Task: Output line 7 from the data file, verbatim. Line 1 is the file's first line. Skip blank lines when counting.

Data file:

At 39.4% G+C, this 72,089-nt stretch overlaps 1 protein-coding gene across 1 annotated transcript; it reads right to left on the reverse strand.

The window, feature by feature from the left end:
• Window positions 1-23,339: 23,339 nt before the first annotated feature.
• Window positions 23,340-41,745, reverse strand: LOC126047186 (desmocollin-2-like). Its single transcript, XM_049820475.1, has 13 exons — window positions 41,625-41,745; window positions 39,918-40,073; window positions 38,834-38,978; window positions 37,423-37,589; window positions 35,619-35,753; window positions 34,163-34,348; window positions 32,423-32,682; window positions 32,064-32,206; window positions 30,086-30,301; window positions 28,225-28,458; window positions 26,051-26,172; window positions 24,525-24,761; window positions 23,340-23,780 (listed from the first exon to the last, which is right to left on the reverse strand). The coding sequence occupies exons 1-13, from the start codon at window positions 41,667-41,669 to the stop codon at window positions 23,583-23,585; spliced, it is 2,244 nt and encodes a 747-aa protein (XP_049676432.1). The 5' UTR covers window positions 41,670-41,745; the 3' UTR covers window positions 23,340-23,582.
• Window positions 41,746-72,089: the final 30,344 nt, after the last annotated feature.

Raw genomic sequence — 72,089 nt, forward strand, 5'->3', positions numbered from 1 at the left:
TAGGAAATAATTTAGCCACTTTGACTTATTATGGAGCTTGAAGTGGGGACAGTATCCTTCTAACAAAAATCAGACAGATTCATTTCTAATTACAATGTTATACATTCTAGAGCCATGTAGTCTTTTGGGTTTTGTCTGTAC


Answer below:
TAGGAAATAATTTAGCCACTTTGACTTATTATGGAGCTTGAAGTGGGGACAGTATCCTTCTAACAAAAATCAGACAGATTCATTTCTAATTACAATGTTATACATTCTAGAGCCATGTAGTCTTTTGGGTTTTGTCTGTAC